Begin your day with two deep, deliberate physiological sighs, which will make your nervous system calm and relaxed. Not only does the physiological sigh work as a reset button, but it is also an effective tool for managing occasional stress or anxiety throughout the day. Make a habit of this first thing in the morning to set the tone for the day ahead. 

Step 2: Implement Eyesight Regulation Techniques 

Turn to the Huberman’s Eyesight Regulation throughout your day. These techniques are instrumental during work hours, especially if you spend long intervals in front of digital screens. When taking a break, spend a few minutes looking at objects at varying distances. This simple exercise helps reset the autonomic nervous system, reducing potential strain and promoting a balanced state of attentiveness and relaxation.

Step 3: Repeat and Practice 

Like any new habit, take time to familiarise yourself with these techniques. Consistent practice is critical in mastering these methods and reaping their benefits. We naturally utilise these functions without thinking, but bringing awareness improves control over our nervous system. 

Implementing these practices can be simple and should be okay with your daily routine. The simplicity of these methods is their best attribute – they are there when you need them, a tool you can utilise at any time of the day. 

Step 4: Reflect, Adjust and Personalise 

At the end of the day, how you implement these techniques is down to personal preference and lifestyle. What works best for one person might only work for one person. Reflect on your experiences, make adjustments, and make these techniques work for you. The ultimate goal is to achieve a balanced and healthier autonomic nervous system.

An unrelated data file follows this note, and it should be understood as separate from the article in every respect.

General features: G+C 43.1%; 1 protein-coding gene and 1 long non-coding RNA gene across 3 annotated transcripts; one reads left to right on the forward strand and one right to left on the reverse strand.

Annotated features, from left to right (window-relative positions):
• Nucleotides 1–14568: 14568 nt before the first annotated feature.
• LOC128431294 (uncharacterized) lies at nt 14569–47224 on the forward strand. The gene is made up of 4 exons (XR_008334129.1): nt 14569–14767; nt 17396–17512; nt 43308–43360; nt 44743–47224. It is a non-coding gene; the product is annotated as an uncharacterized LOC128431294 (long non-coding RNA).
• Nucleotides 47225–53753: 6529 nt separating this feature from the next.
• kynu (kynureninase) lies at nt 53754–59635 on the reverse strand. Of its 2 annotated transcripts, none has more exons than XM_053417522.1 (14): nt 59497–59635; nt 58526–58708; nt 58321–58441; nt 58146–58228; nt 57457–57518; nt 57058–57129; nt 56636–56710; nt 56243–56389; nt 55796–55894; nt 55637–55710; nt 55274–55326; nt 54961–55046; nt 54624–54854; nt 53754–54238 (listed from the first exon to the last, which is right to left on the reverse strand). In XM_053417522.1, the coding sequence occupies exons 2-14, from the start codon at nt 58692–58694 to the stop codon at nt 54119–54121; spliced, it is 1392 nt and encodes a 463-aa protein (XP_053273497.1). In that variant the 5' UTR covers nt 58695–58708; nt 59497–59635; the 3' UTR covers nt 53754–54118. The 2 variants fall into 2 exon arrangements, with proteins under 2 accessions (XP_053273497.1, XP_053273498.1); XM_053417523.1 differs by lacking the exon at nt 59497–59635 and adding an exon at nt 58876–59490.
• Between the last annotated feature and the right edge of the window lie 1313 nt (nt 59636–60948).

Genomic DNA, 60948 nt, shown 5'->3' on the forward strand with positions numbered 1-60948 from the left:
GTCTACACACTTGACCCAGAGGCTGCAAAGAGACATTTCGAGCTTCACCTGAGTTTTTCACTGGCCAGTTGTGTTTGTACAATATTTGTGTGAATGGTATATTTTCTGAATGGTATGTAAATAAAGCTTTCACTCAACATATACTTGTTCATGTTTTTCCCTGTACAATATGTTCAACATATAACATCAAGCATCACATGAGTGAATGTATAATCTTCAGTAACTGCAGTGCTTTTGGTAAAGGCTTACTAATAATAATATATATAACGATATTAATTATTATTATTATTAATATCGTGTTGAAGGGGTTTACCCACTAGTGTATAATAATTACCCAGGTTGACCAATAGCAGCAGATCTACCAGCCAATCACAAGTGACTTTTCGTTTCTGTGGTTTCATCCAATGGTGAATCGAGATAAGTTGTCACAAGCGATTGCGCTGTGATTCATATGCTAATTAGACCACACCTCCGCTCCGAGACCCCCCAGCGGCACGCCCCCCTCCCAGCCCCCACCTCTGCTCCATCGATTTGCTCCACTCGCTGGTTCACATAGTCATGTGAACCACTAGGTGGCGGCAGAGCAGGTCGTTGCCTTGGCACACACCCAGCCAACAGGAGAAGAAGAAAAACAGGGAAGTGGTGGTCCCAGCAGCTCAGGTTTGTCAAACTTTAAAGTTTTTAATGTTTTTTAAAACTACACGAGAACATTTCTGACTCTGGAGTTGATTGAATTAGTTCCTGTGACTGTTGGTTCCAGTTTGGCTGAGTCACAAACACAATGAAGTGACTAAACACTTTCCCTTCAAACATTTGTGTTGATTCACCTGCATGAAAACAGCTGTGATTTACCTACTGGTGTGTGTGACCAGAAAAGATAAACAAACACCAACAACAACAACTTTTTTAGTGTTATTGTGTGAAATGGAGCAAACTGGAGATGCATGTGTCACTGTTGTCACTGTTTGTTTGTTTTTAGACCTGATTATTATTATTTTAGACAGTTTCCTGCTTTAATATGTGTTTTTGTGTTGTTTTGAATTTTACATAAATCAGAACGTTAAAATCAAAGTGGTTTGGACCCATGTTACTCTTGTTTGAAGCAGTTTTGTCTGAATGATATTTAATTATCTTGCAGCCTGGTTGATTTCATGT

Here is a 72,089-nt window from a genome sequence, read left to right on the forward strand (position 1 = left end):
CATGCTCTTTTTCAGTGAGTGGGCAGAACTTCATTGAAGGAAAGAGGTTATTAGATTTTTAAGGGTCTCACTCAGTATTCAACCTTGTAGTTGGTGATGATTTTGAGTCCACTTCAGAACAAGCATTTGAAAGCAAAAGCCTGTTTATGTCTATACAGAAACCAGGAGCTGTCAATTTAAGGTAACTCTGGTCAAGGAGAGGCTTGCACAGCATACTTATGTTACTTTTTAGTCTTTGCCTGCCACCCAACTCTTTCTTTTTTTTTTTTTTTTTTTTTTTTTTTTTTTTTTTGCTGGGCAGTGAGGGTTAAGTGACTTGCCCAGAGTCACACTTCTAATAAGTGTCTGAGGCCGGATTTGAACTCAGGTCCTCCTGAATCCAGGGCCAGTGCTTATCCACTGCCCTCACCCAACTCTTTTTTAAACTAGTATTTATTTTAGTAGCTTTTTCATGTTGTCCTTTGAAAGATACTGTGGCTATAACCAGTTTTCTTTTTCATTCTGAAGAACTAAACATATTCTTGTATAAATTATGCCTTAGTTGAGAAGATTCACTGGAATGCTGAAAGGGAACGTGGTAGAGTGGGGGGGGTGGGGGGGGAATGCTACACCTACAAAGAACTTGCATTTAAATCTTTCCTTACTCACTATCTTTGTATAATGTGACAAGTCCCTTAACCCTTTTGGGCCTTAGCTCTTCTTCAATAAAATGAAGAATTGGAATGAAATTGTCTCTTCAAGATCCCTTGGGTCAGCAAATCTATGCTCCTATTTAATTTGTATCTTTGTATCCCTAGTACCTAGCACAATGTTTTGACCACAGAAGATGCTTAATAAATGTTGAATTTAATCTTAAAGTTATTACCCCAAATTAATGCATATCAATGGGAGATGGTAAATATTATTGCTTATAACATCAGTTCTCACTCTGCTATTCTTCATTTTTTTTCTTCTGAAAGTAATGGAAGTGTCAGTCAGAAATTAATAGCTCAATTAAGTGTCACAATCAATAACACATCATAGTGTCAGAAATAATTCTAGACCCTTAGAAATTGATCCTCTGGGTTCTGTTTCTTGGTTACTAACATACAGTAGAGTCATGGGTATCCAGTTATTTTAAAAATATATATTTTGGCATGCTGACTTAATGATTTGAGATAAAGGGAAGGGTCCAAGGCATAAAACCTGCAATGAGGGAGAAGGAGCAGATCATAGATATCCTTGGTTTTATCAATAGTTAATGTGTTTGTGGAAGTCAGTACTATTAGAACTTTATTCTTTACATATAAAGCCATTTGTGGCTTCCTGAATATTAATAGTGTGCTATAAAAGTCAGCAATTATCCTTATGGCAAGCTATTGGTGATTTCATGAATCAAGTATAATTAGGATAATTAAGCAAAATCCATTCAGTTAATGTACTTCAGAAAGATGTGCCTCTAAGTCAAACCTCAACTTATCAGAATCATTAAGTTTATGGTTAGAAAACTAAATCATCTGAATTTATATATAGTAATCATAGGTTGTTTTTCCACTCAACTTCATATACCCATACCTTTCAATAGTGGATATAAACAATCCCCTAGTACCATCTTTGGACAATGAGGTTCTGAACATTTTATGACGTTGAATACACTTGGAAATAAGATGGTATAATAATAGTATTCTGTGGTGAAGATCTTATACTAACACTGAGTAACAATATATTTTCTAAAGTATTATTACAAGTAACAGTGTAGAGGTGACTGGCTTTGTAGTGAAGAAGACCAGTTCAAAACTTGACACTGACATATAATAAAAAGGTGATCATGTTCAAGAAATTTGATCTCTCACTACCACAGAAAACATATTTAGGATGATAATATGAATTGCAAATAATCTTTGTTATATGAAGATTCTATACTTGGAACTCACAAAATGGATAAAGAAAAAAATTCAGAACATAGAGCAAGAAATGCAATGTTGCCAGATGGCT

Incorporating these techniques can significantly impact your well-being and improve daily life. And remember, as with any change to your routine or lifestyle, patience and consistency are key. Soon, these revolutionary techniques of Andrew Huberman will become second nature to you.

Balance is not something you find. It’s something you create.

About Andrew Huberman

I am a bit of a fanboy when it comes to Andrew Huberman. As terrible as this term is, I consider him the ‘Thinking Mans Joe Rogan’ – embracing many facets of modern masculinity but with an extreme focus on science and science-backed methodologies.

Surprisingly, he also underpins this with a body covered in tattoos and a background in skateboarding and punk rock music.

Two recent podcasts featuring him provide an excellent insight into the man and where he has come from:

Lift, Run, Shoot with Cameron Haines – This interview probably introduced Andrew Huberman’s Beastmode. I have been watching Huberman’s shows for nearly a year – and while he has in the past mentioned his tattoos in passing – intentionally choosing not to discuss them for fear of distraction from his core focus on the science and techniques he discusses – his decision to pick up a heavy rock and walk it to the top of a mountain with Cameron Haynes, really just underpinned why I have enjoyed watching and learning from this quietly spoken, but confident, knowledgeable man. As it turns out, he’s quite the unit physically as well.

Tim Ferris’ podcast (number 708) featured Andrew Huberman for a repeat visit – and this podcast was phenomenal listening for me – learning more about Andrews’s history and struggles essentially highlighted for me the ability for anyone to make a decision and recreate themselves. A message I needed to hear. His candidness about tackling personal hurdles underscores the universality of trials and tribulations. Continuous learning, resilience and courage were pivotal in his journey. Andrew’s real-life narrative brings to light the transformative power of the human spirit, proving that it’s never too late to reshape one’s life. His dedication to exploring and demystifying the autonomic nervous system gives us the tools to take control of our well-being, something truly inspiring for anyone, irrespective of their personal experience. This interview didn’t just underline the importance of his work but also motivated us to integrate these invaluable techniques into our daily lives.

Follow his work over here – https://www.hubermanlab.com/